What you need to consider
Most uniform policies enable the employer to set the required uniform standards during working hours, although one issue which still causes concern relates to wearing a uniform outside work, particularly when you have both medically qualified and clerical employees in uniform.
We’ve listed some of the things you must take into consideration when drafting or renewing your uniform policy.
(1) Is a “ban” on wearing uniform outside work necessary and reasonable?
All HR policies must be reasonable so if you intend to impose a policy of not wearing uniform outside work you should be prepared to give your reasons why.
The first and obvious issue is one of the spread of infection. Irrespective of any actual research and expert opinion which may say the contrary, patients and other members of the public may perceive that, for example, a nurse who may deal with infectious diseases will pose a significant hazard in terms of spreading infection.
Uniform helps to distinguish your role and the organisation you work with so you also need to consider protecting both the practice and the individual employee. Whilst there will always be counter arguments relating to recognition, a nurse dealing with smoking cessation clinics who smokes during an after working hours drink and is still wearing uniform, may lose personal credibility as well as potentially damaging the reputation of the practice.. Likewise, a clerical member of staff who goes out for a meal straight after work may find themselves approached by patients and this could ultimately lead to a breach of confidentiality.
(2) What happens travelling to work?
Your policy needs to be clear about travelling to and from work. Even if your policy “bans” wearing uniform whilst travelling to and from work, you will need to enable an employee to wear their uniform where it is unavoidable to do so, but perhaps on the condition that they wear an outer garment which covers the uniform so that it is not visible.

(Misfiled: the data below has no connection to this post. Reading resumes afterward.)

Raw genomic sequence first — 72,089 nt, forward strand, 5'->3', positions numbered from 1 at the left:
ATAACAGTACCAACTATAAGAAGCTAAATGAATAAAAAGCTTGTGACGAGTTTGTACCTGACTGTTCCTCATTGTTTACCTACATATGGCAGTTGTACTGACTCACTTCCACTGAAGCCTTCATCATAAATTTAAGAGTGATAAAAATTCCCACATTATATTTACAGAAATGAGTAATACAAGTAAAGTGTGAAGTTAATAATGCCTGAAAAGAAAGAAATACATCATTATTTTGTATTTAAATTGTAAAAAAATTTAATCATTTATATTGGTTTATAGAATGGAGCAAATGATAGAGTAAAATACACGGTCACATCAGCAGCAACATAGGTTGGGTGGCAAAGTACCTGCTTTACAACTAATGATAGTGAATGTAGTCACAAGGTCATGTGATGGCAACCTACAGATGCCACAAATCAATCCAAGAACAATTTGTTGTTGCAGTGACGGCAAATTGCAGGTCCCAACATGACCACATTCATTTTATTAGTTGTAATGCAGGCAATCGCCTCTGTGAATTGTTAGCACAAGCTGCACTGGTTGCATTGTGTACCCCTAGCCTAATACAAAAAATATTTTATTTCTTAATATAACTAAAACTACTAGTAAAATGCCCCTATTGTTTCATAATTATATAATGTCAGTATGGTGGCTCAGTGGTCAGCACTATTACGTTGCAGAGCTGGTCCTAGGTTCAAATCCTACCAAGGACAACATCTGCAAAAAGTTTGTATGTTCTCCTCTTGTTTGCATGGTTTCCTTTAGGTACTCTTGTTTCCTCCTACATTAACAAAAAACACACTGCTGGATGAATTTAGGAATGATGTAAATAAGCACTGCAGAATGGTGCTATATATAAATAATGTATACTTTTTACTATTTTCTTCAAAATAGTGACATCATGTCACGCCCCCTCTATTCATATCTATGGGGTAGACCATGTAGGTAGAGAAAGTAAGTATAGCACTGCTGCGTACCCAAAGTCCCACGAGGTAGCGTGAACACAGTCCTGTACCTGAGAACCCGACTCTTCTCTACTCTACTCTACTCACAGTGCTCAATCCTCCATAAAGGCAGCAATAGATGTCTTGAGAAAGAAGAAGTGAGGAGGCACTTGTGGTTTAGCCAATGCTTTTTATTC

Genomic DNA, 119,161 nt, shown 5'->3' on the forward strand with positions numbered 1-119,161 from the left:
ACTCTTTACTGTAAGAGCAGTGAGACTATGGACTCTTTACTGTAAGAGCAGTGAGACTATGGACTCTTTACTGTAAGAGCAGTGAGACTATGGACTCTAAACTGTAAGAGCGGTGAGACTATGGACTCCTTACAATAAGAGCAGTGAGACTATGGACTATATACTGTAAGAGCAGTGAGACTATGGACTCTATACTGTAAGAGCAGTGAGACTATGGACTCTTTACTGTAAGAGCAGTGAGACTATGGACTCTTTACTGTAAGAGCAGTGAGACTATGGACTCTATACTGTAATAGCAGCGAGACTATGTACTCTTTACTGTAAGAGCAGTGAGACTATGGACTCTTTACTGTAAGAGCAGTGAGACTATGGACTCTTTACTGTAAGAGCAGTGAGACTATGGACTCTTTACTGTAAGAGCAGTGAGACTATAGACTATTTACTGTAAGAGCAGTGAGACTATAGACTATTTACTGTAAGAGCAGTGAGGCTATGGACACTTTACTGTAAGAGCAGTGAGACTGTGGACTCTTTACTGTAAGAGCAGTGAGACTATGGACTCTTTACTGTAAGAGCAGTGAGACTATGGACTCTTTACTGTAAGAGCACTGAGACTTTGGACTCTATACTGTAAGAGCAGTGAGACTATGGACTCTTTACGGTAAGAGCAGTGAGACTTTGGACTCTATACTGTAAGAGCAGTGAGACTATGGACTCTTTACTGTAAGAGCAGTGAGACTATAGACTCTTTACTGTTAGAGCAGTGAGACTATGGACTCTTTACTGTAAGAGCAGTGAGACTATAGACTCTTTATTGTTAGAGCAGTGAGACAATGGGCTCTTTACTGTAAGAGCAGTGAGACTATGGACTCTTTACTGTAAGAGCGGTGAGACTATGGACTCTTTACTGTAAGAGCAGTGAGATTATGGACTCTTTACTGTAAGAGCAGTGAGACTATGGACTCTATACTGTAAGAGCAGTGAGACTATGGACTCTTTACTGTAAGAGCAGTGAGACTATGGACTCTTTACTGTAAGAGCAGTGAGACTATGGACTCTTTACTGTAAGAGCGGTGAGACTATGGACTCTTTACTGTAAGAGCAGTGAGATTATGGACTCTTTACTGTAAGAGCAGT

However, you’ll also need to think about employees who travel as part of their role, for example district nurses. What happens, for example, when they travel from home to their first appointment of the day?
You’ll also need to consider whether employees are allowed “changing time” or – for example if work starts at 8am does that mean the employee should be ready in their uniform at 8am or be ready dressed by 8.10am?
(3) What is a uniform?
Whilst a uniform obviously includes tunics, trousers etc, what about badges, lanyards and other forms of identity? At a time when safety has to be paramount, your policy should consider whether forms of identity should be included if, for example, you wish to impose a “ban” on wearing a uniform outside work.
(4) Smoking whilst in uniform?
A policy clause “banning” smoking whilst in uniform may not yet be unlawful, particularly if it is in line with the ban on smoking in public places. However, “Unison” have expressed concern that this may force employees to smoke in secret in areas where there may be many combustible materials and which may “have no provision for waste ash and used cigarettes” so these are other considerations for your policy.
(5) Ensure that your policy complies with legislation
Legislation like the Equality Act 2010, together with case law, has meant that employers have to be more aware of openly acknowledging the diversity of employees and adopting a sensitive approach to uniform requirements.
Whilst you may wish to impose a “ban” on wearing uniform outside work, your policy will need to include a section on making a request which deviates from any uniform standard/policy and how that request will be dealt with to ensure a fair decision making process.
Finally, don’t forget that with any HR policy, actively seeking out the opinions of employees will be invaluable.